The Big Benefits Row, review: 'Live debate became one big Katie Hopkins Show'

Show was more a thinly veiled attempt to boost Channel 5's ratings

Jess Denham
Tuesday 04 February 2014 11:36
White Dee from Benefits Street and Katie Hopkins took part in a heated debate during Monday night's The Big Benefits Row: Live
White Dee from Benefits Street and Katie Hopkins took part in a heated debate during Monday night's The Big Benefits Row: Live

With a panel ranging from professional motormouth Katie Hopkins, "White Dee" from the controversial Channel 4 documentary Benefits Street and ex-Tory MP Edwina Currie, The Big Benefits Row: Live was never going to make for a gentle evening’s viewing.

The main issue at hand - whether the benefits system should be changed – was, as expected, lost to the larger-than-life personality of former Apprentice contestant Katie Hopkins.

The title may as well have been changed to The Katie Hopkins Show. "I’ll point where I like," she said, and point non-stop she did.

Hopkins’ personal insults, misinformed views and "left-wing loons" name-calling dominated to such an extent that few could call the heated discussion a "debate".

"You would be really dangerous if you knew what you were talking about," ex-benefits claimant Annabel Giles pointedly hit back at Hopkins, after the television pundit labelled her "someone who wanted to be a model but didn't make it".

In contrast, Deirdre Kelly, best known as "White Dee" on the now famous James Turner Street in Birmingham, made a composed, articulate first live television appearance.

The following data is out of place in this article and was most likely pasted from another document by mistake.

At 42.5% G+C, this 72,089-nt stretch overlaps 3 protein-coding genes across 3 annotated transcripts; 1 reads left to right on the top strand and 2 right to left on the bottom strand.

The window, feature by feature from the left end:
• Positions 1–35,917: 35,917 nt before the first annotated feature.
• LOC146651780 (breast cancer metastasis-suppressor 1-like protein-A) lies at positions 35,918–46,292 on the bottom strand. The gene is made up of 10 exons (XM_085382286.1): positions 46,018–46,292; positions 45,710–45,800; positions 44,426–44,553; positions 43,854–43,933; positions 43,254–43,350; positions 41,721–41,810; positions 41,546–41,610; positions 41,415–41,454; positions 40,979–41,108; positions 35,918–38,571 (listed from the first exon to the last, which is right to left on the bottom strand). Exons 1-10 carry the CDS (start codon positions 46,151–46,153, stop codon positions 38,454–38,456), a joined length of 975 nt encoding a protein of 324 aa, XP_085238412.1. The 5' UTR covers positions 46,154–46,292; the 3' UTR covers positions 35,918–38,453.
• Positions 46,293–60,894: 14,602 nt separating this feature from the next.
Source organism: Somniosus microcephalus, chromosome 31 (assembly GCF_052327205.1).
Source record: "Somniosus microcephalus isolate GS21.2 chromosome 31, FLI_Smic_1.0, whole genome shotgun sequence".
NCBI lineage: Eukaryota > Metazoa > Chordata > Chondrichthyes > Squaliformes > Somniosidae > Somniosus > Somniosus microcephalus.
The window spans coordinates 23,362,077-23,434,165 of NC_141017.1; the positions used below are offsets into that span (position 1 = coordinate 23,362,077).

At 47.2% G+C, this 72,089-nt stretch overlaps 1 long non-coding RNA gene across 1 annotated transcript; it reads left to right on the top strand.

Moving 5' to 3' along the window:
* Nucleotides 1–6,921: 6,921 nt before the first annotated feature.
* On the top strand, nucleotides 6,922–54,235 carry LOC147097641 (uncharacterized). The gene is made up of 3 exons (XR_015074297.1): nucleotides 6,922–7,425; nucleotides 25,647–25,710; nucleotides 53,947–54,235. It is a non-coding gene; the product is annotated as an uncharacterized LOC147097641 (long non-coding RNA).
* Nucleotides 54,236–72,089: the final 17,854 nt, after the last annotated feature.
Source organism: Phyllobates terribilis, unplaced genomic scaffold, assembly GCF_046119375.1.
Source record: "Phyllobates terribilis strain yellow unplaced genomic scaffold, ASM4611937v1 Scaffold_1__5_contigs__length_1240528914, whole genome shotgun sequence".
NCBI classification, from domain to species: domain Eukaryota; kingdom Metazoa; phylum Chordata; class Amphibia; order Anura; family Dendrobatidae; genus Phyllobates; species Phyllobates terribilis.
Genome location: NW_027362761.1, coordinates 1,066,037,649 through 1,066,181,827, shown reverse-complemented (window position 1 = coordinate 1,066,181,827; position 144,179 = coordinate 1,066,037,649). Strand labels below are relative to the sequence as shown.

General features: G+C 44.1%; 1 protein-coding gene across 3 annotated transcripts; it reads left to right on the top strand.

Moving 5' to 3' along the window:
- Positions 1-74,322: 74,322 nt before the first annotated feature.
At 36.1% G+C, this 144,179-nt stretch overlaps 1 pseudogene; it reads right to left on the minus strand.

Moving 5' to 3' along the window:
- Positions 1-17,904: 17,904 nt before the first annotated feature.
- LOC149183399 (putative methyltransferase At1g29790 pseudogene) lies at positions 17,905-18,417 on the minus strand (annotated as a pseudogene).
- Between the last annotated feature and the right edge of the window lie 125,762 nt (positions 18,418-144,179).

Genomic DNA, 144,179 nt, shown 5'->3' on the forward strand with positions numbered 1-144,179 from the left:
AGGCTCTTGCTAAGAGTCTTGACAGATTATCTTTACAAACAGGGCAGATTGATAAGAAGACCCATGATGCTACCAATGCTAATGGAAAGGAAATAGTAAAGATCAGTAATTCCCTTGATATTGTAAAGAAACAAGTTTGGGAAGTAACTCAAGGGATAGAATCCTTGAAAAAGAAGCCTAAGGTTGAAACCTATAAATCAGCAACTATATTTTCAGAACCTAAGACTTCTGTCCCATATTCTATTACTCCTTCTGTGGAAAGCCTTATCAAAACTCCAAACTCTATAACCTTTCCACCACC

"I bet the bookmakers have lost a fortune, I bet they thought I’d be the first to swear," she joked to applause from the audience, the majority of which seemed strongly on her side, chanting at one point that "every mother is a working mother".

Take a look at what Britons think of benefits from the results of a recent YouGov poll:

"I haven't been on benefits my whole life," said Dee, 42. "It’s just at the moment. I suffer from depression and I'm being assessed for bipolar disorder."

But Hopkins was straight in with an attack designed to reflect all attention, kicking and screaming, back on to her: "Do you not feel like the patron saint of druggies and drop-outs?" she asked Dee, dismissing her claims of being too unwell to work.

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The Reverend Steven Chalke added some important insight into the debate, revealing that children at the school seen on Benefits Street have been subjected to abuse from tourists since the series began.

A few other Benefits Street residents were also in the studio, yelling angry but unhelpful snippets along the lines of "My CV is in every single shop!" and "I do not sit on my bum all day!"

The Independent’s columnist Owen Jones made an appearance after claiming that shows such as Benefits Street "demonise" those on benefits, but Hopkins took so much airtime from him, Spectator editor Fraser Nelson and poverty campaigner Jack Monroe, that their fact-based arguments were lost to the non-stop barrage of immature tempers.

Host Matthew Wright presented the live shout-off, asking provocative questions such as "What about tax avoidance?" that served more to heighten the noise levels than anything else.

The Big Benefits Row served up another fast-paced debate among celebrities, politicians, journalists and a studio audience.

But was it a meaningful one or a show designed to boost Channel 5's ratings? Regrettably, the latter.

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